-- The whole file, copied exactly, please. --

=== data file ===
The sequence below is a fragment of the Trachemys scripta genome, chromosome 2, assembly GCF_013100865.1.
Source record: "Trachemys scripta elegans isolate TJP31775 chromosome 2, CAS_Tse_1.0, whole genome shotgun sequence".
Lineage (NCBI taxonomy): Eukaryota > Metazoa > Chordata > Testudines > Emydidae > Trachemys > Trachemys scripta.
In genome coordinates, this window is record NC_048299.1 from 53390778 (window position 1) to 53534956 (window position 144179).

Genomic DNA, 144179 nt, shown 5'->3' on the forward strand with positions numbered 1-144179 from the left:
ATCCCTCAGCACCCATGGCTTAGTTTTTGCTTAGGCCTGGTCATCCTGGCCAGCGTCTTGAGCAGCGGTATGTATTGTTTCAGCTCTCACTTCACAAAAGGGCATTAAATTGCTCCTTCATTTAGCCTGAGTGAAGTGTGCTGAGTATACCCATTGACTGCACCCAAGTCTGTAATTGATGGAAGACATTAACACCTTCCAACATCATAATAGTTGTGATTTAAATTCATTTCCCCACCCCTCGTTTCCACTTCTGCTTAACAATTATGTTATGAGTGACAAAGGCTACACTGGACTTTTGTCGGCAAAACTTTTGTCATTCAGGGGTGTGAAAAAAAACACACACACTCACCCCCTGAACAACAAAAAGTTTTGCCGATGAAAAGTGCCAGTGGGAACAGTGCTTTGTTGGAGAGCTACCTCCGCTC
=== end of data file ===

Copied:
The sequence below is a fragment of the Trachemys scripta genome, chromosome 2, assembly GCF_013100865.1.
Source record: "Trachemys scripta elegans isolate TJP31775 chromosome 2, CAS_Tse_1.0, whole genome shotgun sequence".
Lineage (NCBI taxonomy): Eukaryota > Metazoa > Chordata > Testudines > Emydidae > Trachemys > Trachemys scripta.
In genome coordinates, this window is record NC_048299.1 from 53390778 (window position 1) to 53534956 (window position 144179).

Genomic DNA, 144179 nt, shown 5'->3' on the forward strand with positions numbered 1-144179 from the left:
ATCCCTCAGCACCCATGGCTTAGTTTTTGCTTAGGCCTGGTCATCCTGGCCAGCGTCTTGAGCAGCGGTATGTATTGTTTCAGCTCTCACTTCACAAAAGGGCATTAAATTGCTCCTTCATTTAGCCTGAGTGAAGTGTGCTGAGTATACCCATTGACTGCACCCAAGTCTGTAATTGATGGAAGACATTAACACCTTCCAACATCATAATAGTTGTGATTTAAATTCATTTCCCCACCCCTCGTTTCCACTTCTGCTTAACAATTATGTTATGAGTGACAAAGGCTACACTGGACTTTTGTCGGCAAAACTTTTGTCATTCAGGGGTGTGAAAAAAAACACACACACTCACCCCCTGAACAACAAAAAGTTTTGCCGATGAAAAGTGCCAGTGGGAACAGTGCTTTGTTGGAGAGCTACCTCCGCTC